Return of Del Burns as Interim Superintendent Recalls Years of Wake School Uproar | News

Return of Del Burns as Interim Superintendent Recalls Years of Wake School Uproar

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The return of Del Burns as interim superintendent of Wake County's public schools recalls the rowdy days of 2009, when a new Republican majority took over the school board.

In those days, school board meetings could last for eleven hours, and arrests of protesters, including the Reverend William Barber II, offered a preview of Moral Mondays and other demonstrations. Burns, who began his education career as an Aldert Root Elementary School teacher, started as superintendent in 2006 and resigned in 2010, saying he could no longer "in good conscience" serve the Wake schools. 
Del Burns
  • Del Burns

The school board announced Tuesday that Burns will start February 1  and serve until the current school board selects a successor to Jim Merrill, who's retiring.

"It is an honor to return and serve as interim superintendent during this period of transition," Burns said in a statement. "I look forward to working with the Board of Education and the dedicated employees who teach or support those who teach students every day."

Burns' tenure began in a heady period for the school system. Wake had received praise from national media and some education experts for its approach to student diversity, which it based on socioeconomic background. However, the diversity plan involved busing many students at a time of rampant growth, which also required reassignment.

By the elections of 2009, parents' frustration served as a driver, and the GOP gained control of the board. In that board's first meeting in December, as Burns looked on, new members voted out Kevin Hill as chairman and installed in his place Ron Margiotta.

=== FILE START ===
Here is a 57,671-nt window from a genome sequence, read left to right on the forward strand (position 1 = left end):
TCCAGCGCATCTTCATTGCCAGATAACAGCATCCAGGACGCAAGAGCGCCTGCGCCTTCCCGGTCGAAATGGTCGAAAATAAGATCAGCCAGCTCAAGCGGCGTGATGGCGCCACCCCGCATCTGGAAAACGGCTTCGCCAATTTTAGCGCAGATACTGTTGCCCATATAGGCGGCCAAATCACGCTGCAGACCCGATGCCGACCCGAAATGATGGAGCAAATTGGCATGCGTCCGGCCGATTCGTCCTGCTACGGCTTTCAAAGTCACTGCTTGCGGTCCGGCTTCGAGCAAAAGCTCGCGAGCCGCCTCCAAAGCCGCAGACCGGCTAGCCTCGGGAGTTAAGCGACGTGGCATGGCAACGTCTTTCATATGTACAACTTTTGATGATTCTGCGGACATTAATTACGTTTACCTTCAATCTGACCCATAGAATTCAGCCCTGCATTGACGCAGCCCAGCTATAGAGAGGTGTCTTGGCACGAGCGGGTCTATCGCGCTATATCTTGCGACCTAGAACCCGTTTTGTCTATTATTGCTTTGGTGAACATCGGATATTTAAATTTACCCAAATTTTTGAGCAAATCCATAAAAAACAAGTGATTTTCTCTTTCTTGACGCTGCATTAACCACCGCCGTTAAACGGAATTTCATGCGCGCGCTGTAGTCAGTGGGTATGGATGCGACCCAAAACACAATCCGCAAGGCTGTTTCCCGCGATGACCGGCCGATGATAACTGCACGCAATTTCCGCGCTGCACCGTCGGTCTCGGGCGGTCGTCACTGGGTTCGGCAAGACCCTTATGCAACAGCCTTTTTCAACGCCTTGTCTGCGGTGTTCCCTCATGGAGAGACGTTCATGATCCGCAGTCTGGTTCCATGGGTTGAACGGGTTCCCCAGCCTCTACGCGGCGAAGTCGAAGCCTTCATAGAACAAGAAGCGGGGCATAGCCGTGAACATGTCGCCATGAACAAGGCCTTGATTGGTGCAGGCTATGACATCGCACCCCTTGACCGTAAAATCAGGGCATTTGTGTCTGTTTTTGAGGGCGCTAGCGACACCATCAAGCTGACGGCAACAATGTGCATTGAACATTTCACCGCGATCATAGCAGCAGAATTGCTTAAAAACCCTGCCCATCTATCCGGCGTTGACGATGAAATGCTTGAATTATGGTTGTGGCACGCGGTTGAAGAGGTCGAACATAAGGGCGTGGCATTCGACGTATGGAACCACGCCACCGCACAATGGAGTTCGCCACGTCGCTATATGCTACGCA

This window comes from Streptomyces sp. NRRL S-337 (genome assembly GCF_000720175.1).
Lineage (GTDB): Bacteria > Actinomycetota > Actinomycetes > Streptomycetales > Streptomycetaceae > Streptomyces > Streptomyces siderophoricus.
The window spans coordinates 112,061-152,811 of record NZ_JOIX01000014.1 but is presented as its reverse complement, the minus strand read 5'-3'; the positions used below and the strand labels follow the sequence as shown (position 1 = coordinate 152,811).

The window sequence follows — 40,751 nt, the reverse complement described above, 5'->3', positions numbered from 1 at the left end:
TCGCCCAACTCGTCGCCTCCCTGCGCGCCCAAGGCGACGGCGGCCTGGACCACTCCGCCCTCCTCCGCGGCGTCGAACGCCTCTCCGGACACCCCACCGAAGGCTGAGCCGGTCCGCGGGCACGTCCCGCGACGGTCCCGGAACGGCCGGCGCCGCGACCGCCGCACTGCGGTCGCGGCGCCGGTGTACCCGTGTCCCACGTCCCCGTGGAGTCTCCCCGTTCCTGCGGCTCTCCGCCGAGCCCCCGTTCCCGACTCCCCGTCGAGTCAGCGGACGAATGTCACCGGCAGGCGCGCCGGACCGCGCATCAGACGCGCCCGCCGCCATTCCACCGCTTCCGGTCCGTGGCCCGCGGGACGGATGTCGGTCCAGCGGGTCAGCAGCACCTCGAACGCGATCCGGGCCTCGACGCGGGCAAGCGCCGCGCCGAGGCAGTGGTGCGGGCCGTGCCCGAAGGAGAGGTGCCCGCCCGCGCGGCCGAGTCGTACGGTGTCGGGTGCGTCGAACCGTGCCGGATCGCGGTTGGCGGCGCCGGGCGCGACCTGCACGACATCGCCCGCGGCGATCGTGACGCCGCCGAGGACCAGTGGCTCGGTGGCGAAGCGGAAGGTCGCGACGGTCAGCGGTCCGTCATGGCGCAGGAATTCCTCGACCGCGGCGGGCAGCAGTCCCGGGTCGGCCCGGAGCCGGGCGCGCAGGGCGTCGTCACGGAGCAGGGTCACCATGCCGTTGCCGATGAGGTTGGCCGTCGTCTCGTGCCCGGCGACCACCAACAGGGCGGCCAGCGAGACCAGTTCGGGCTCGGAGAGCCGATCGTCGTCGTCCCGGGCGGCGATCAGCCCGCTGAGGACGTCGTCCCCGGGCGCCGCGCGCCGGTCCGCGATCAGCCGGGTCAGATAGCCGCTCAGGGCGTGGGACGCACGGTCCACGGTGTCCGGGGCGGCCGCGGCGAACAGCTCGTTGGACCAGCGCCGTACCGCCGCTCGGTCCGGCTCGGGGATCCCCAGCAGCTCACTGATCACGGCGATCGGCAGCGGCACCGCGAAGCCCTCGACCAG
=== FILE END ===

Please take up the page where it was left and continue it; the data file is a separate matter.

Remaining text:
Members Margiotta, Chris Malone, John Tedesco, Debra Goldman, and Deborah Prickett moved to discard the diversity policy, then to replace it with a "choice" system. It gets complicated, but that system, under the leadership of Burns replacement Tony Tata, only held sway for a year.

In 2011, voters turned the other way and elected a Democratic majority. Opponents of the way they're running the system have few good memories of Burns.

Activist Allison Backhouse tweeted: "Under Burns' leadership @WCPSS reassigned 1000s every year. Most impacted were poor from Raleigh who were readily displaced miles away from their neighborhoods under the guise of #diversity (it was really done to keep the rich #magnet parents happy)."


The diversity-supportive nonprofit Great Schools in Wake tweeted: "To all you newcomers: Del Burns is a widely respected leader & we are thrilled to hear of his return, even if temporary."


Burns has remained busy, working with his consulting business Burns Alliance and offering expertise in North Carolina systems including Alamance-Burlington and Edgecombe, Orange, and Bertie County schools.

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